Science! // Let’s Talk About… Lead in Cosmetics, Part 1

I’ve been wanting to write this post for a while, but it’s definitely a time-consuming post. The truth is that there just isn’t a lot of information out for the general public when it comes to heavy metals and cosmetic safety. This is going to be a three part series, and Part 1 (today’s post) is going to focus on the first question: what is lead?

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Why is this such an important question? We can talk about levels of an item all we want, but that doesn’t make it dangerous. If I told you that your foundation was 50% dihydrogen monoxide, some of you might scratch your head, some might get a little worried, and of course some of you who know chemical names would roll your eyes at me. This is just the chemical name for water, and if you have a foundation that is half water, it wouldn’t be inherently dangerous, right? Understanding what lead is allows us to understand the consequences of lead exposure

So, let’s begin: what is lead?

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  • Lead is a metal. For those of you who paid attention in chemistry class, you can probably skip this. For those who didn’t (or just never got the opportunity): a metal is a type of element with some distinctive properties. They are usually solids at room temperature, are malleable (meaning we can shape them, such as the old smiths shaping metal into swords), and conduct electricity, although lead is actually a poor conductor. They also tend to easily form what is called a cation (pronounced cat-eye-on), which essentially means when they come into contact with other elements, they like to become positive in charge.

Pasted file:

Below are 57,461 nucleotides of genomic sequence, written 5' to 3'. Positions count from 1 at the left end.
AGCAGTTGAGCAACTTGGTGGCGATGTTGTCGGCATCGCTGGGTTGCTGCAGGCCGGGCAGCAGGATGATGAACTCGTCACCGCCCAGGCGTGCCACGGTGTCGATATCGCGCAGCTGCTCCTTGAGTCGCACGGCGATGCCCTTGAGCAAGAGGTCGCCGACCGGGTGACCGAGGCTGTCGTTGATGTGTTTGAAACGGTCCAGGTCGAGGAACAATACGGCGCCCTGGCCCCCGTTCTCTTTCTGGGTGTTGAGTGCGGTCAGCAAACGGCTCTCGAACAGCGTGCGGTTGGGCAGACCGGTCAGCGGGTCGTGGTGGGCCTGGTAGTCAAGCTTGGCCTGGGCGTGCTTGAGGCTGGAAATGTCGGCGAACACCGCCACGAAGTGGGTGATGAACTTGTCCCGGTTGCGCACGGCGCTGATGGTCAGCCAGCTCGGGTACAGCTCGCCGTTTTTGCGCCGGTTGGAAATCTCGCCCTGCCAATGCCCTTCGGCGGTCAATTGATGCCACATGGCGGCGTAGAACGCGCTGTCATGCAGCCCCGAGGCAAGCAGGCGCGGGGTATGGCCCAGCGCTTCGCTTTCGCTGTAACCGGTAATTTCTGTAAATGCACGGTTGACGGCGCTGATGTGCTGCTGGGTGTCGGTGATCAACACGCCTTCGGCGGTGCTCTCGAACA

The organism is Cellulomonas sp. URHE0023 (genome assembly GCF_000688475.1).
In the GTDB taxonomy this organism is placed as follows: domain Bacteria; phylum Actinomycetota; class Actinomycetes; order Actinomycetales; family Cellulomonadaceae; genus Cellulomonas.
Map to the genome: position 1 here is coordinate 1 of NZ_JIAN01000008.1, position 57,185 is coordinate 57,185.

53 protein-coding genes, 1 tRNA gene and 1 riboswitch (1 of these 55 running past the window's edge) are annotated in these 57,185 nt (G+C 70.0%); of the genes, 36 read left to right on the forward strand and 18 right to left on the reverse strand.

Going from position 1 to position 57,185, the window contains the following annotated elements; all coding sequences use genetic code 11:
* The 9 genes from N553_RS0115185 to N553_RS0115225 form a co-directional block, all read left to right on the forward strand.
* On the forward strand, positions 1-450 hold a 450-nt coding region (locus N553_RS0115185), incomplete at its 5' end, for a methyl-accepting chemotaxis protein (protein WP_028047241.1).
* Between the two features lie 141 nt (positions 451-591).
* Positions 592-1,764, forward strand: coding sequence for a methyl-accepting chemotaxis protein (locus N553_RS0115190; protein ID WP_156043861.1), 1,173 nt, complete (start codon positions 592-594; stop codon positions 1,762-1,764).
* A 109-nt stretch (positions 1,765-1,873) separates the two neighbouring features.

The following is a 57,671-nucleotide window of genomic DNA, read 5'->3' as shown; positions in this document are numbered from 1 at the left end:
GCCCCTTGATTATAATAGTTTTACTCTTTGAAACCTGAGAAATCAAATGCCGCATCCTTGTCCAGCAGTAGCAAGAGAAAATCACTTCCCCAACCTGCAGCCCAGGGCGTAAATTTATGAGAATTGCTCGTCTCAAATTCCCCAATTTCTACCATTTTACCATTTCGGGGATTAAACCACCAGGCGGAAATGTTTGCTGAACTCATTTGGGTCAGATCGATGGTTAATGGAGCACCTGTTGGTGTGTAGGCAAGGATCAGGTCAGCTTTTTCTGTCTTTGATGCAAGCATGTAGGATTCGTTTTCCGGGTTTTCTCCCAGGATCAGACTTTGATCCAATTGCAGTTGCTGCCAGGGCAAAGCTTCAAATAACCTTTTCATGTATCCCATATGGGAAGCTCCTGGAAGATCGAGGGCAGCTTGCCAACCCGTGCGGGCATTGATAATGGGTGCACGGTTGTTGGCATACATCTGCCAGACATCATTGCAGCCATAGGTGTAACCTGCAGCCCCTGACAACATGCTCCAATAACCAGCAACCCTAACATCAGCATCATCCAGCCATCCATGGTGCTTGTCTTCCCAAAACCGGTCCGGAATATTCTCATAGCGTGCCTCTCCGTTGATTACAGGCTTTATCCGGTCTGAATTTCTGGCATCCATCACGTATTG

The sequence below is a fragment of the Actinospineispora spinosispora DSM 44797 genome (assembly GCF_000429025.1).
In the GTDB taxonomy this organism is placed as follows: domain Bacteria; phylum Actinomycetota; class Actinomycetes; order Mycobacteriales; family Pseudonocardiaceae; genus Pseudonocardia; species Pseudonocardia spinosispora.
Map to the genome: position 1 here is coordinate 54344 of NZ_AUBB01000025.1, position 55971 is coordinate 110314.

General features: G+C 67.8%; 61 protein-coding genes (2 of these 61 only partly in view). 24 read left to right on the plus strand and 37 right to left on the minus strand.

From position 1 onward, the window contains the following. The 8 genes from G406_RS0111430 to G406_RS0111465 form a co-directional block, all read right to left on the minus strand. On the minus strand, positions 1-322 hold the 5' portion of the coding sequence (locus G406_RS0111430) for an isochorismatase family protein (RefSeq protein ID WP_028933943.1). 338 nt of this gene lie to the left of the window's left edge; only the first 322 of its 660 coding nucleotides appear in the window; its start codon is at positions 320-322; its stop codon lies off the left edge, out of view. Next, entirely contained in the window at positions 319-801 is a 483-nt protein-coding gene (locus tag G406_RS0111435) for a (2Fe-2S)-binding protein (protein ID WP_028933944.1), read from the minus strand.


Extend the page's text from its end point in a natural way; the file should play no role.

• In fact, it has a common oxidation state of +2. Which means it most readily forms a cation with a charge of positive two (it wants to “give away” two of it’s circling electrons). For those who don’t have a chemistry background, this isn’t super important- it just tells us some information about how it will react.
  • Lead is a heavy metal. No, I’m not talking about music!! This means that each atom of lead has a relatively high mass. Heavy metals are often defined as having a density at least five times greater than water- which means that you can fit 5 times as much mass of the metal in the same size. One way to think about this: 1 milliliter of a heavy metal weighs the same as at least 5 milliliters of water.
  • Lead has many historical uses. Several hundred years ago, lead was, in fact, used in pencils (now, what you call “lead” in pencils is actually a mix of clay and graphite). It’s a very soft metal, so it was often used in forging to make pewter (tin and lead), although now we use other soft metals. Plumbing (pipes) were also often mead of lead. Today, lead is found mostly in batteries and protective gear for x-rays and other forms of radiation. Lead has also been historically used in some paints- which is something we will talk about!
  • But, in the body, it has no true uses. Some heavy metals, like iron, are necessary for our survival. Lead has no purpose in our bodies, and in fact can cause severe damage- which is what we will talk about in Part 2.

It’s important to note that we are exposed to lead frequently. Given it’s typical stability and historical use, lead is everywhere! Lead additives were common in gasoline (ever wonder what “unleaded” gas was?), which polluted the air with lead. Old houses still have heavily leaded paint on their walls, and many cities still have lead pipes (it’s not just in Flint!).

Next week, I’ll talk about what lead does in the human body and how it acts as a toxin, so we can determine what risks lead can pose in our cosmetics (hint: it’s a lot).

Stay curious,
Lucy

 

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